Bendix of Elyria, Ohio, once a dominant producer of big truck air brakes and perhaps the second manufacturer to show an antilock system to the trade press, is another of the three surviving suppliers. Now a unit of AlliedSignal, Bendix had linked up with Knorr Bremse of Germany before the contraction of the ABS field. Things really got intense in March when AlliedSignal and Knorr agreed to buy the air brake system business of Echlin Inc., led by the Midland line started in Michigan and the Grau firm from Germany.

Eaton Corp. was the last major supplier to work out a partnering deal. The announcement of the alliance said Robert Bosch Corp. would be manufacturing the hardware while Eaton would be supplying the sales and field support. The latest ABS offering from the pair is called Generation 4. Its features include an advanced traction control and a streamlined wiring harness for simpler installation.

German influence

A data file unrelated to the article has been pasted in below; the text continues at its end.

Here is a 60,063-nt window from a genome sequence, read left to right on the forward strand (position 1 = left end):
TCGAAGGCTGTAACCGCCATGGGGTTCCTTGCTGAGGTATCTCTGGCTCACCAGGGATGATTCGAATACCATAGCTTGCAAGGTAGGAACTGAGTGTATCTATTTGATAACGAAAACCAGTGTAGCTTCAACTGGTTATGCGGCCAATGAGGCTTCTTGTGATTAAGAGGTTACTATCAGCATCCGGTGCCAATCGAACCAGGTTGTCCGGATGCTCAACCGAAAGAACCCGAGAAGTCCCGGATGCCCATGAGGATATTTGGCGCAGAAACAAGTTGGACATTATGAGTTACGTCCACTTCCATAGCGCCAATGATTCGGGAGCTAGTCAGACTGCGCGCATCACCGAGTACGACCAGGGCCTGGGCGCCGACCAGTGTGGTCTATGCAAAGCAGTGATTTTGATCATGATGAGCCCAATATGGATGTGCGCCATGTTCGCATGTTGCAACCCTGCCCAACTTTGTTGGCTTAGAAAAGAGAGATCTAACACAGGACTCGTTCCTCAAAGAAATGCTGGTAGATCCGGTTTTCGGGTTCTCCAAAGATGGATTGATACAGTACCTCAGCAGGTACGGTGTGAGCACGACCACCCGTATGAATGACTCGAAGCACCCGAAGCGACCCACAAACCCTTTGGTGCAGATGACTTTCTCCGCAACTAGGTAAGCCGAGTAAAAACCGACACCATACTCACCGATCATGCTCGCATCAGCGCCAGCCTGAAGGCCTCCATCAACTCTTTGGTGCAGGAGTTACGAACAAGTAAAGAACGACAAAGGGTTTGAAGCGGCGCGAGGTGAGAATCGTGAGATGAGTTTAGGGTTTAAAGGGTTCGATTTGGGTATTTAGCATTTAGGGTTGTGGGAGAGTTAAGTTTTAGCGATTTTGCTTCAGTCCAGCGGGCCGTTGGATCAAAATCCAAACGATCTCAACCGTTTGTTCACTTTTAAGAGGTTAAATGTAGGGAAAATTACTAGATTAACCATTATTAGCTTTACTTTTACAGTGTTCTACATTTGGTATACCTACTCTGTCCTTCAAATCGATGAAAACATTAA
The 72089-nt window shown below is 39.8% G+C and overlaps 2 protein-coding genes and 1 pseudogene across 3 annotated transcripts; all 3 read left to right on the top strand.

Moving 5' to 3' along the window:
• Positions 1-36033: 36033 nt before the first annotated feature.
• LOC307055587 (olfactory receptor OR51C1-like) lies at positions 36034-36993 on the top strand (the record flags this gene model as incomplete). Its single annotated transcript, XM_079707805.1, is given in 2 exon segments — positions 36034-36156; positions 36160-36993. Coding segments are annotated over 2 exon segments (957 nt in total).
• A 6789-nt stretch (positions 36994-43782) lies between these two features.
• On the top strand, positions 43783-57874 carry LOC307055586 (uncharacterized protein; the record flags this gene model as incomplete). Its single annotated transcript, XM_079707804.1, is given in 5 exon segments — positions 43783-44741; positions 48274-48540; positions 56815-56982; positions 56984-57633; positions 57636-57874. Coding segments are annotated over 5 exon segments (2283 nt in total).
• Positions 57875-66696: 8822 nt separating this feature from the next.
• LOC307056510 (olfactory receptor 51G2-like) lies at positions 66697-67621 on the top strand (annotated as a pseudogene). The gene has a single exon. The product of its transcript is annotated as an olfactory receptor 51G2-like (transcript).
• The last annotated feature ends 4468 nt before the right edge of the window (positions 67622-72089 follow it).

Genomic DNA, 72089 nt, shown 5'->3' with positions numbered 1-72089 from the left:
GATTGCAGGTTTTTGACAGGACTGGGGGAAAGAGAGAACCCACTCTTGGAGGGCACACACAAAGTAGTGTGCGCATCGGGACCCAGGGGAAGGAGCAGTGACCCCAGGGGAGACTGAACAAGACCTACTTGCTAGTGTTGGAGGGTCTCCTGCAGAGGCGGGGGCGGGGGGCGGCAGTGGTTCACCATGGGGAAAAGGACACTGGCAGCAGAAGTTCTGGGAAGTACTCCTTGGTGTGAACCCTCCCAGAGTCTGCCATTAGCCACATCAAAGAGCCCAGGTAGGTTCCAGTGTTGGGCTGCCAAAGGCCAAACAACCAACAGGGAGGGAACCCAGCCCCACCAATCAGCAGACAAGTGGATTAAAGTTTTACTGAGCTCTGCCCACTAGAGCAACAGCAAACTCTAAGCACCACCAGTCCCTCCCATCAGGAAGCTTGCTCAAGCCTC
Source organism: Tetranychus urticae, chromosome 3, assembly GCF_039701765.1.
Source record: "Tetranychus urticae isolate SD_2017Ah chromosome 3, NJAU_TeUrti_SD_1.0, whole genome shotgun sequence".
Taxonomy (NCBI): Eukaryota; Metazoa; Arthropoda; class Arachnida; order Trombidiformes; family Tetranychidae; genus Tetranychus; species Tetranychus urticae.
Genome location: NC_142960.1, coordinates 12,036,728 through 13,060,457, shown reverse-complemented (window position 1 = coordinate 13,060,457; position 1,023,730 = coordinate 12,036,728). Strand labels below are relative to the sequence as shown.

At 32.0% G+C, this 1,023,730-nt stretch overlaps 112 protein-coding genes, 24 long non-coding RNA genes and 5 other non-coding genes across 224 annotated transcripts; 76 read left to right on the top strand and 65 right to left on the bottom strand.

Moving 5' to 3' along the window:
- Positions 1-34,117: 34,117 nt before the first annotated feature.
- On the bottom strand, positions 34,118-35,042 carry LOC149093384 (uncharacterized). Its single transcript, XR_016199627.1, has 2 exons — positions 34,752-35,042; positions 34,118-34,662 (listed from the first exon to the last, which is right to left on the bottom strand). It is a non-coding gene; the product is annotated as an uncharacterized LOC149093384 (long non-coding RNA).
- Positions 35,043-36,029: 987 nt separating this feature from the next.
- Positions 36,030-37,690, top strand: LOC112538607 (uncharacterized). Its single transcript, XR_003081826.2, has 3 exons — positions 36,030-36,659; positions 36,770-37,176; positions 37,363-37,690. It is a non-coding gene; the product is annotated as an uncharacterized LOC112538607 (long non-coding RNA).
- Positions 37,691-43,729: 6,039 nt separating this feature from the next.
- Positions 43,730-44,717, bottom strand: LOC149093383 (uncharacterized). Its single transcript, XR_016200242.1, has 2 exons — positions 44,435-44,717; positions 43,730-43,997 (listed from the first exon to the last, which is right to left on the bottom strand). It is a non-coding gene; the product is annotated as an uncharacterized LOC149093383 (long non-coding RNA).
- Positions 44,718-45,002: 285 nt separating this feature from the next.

American producers milled around in the antilock market after late 1975. At first, they weren't sure antilocks would ever stage a comeback; however, by the 1980s, it looked like they would. Development of new and refined systems got moving. Some testing started but delete options were taking a great deal of the market.

Meanwhile, they never gave up on ABS systems in Germany and other European markets. They continued producing and improving the hardware. When the going got tough at the end of the 1975 debacle, Congress instructed regulators not to bring antilocks back until they were redone, tested and found sound. American firms that retained an interest in the ABS business turned to Europeans with more up-to-date experience for help in developing the generation of ABS devices, which won approval for use in the late 1990s.

Ken Kelley is a truck writer based in Dearborn, Mich. You may write him in care of the editor.